By John Culleton
9:43 PM EST, January 28, 2013
With respect to liquor licenses, the state of Maryland is pushing in one direction, and the city of Baltimore in another.
Both moves will hurt small businesses, and as a byproduct, if we are not careful, Carroll County businesses could be hurt or destroyed.
Carroll's Board of County Commissioners needs to take precautionary action now.
The state views alcoholic beverage sales as an income stream. Hence, there is a proposal to open off-sale liquor licenses to grocery stores and such. The theory is that the more outlets there are, the more sales there will be ... and more revenue.
One can question such logic. My extended family will not increase or decrease purchases based on the number of available outlets. We buy what our habits and desires dictate.
In Baltimore, liquor outlets are not considered desirable in residential neighborhoods. So there is a rezoning proposal that, if implemented, will close down many liquor stores, some of which are chains, but most of which are small family-owned businesses.
It is the state proposal that threatens Carroll County businesses. People who buy wine, beer or liquor have their own favorite outlets.
When I drive up to my favorite outlet, the owner spots my car on the security camera and before I can open my door, Mr. P. (the owner) is rushing out with a jug of my family's favorite California Chianti. I just have to go in and pay for it.
When I stocked up on beer for a family party I asked for assistance in loading my car. The owner and his assistant were insulted.
"You do not have to ask," I was told. "Just unlock the trunk."
When I asked for ice for the party, Mr. P. redirected me to the grocery store. He had ice, but he felt I would get a better price elsewhere.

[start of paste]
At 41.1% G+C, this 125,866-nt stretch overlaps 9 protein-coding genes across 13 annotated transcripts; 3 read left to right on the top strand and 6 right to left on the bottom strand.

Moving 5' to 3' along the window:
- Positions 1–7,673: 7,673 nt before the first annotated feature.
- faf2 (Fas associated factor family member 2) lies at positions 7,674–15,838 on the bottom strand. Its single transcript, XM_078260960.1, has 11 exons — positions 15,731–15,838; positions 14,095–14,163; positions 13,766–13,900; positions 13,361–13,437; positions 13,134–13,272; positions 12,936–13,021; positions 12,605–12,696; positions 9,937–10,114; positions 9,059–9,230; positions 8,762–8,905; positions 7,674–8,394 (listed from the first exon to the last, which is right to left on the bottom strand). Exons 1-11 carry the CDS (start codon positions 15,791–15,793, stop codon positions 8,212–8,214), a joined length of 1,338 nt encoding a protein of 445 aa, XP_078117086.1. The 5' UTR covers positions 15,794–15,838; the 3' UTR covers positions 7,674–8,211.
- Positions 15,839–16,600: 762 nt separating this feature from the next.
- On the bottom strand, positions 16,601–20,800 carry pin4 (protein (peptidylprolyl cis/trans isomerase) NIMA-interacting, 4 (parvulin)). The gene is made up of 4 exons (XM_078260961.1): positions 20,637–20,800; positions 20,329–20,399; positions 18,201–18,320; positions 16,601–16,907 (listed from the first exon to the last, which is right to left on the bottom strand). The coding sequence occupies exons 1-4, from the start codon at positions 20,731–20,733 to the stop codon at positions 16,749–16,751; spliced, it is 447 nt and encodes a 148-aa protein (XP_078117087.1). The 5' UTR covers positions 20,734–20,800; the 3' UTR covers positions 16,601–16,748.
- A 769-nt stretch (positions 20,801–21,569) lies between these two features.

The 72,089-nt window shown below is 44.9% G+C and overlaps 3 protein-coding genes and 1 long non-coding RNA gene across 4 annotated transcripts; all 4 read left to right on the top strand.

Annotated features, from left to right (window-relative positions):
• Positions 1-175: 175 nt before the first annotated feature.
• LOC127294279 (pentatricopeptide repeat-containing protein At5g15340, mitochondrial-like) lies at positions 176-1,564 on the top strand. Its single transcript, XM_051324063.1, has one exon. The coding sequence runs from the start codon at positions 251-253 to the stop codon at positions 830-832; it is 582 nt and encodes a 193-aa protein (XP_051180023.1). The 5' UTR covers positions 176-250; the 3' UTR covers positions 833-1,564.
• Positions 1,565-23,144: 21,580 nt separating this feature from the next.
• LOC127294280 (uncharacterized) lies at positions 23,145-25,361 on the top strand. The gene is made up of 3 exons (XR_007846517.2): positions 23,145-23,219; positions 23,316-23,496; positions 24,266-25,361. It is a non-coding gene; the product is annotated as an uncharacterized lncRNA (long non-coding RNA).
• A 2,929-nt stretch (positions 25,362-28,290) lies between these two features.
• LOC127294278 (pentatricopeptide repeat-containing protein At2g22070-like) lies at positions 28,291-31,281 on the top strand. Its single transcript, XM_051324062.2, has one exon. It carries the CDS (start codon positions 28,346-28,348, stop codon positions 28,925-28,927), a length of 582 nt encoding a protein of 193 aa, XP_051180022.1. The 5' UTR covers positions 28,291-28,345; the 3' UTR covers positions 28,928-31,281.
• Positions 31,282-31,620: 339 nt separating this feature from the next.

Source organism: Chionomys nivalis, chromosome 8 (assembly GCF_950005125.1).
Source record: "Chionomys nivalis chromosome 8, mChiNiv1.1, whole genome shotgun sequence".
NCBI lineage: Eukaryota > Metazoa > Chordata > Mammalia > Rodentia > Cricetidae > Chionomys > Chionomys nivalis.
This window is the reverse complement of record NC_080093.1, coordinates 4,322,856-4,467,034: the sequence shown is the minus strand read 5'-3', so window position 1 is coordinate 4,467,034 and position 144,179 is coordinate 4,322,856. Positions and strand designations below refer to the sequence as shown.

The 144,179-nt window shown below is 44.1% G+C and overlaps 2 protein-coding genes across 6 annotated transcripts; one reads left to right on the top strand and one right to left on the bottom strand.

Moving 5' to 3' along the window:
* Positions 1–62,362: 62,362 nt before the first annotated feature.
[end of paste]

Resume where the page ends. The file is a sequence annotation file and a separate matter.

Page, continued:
This kind of business survives on personal relationships and prospers on user-friendly service. Competition from grocery stores will cut into his sales and perhaps shut him down. He will be the poorer and so will my family.
Those who disapprove of alcoholic beverages in general — and we have to respect their views also — will not be happy to see such beverages fighting for shelf space in the grocery aisles.
What can Carroll County government do to protect such small businesses?
For starters, the commissioners can adopt a policy of not allowing additional classes of retailers to expand into alcoholic beverage sales, no matter what changes are made to state law. If the Commissioners lack authority to adopt such a policy or regulation, they can jolly well adopt home rule and gain it.
The failure to adopt home rule in Carroll has never made any sense. If the conservatives who run Carroll County politics don't like the way the liberals in Annapolis manage things, then take some power away from them.
The state's unquenchable appetite for more revenues need not be satisfied by destructive policy changes in liquor regulations, designed to suck more revenue out of counties like Carroll. We can run our own show, thank you very much.
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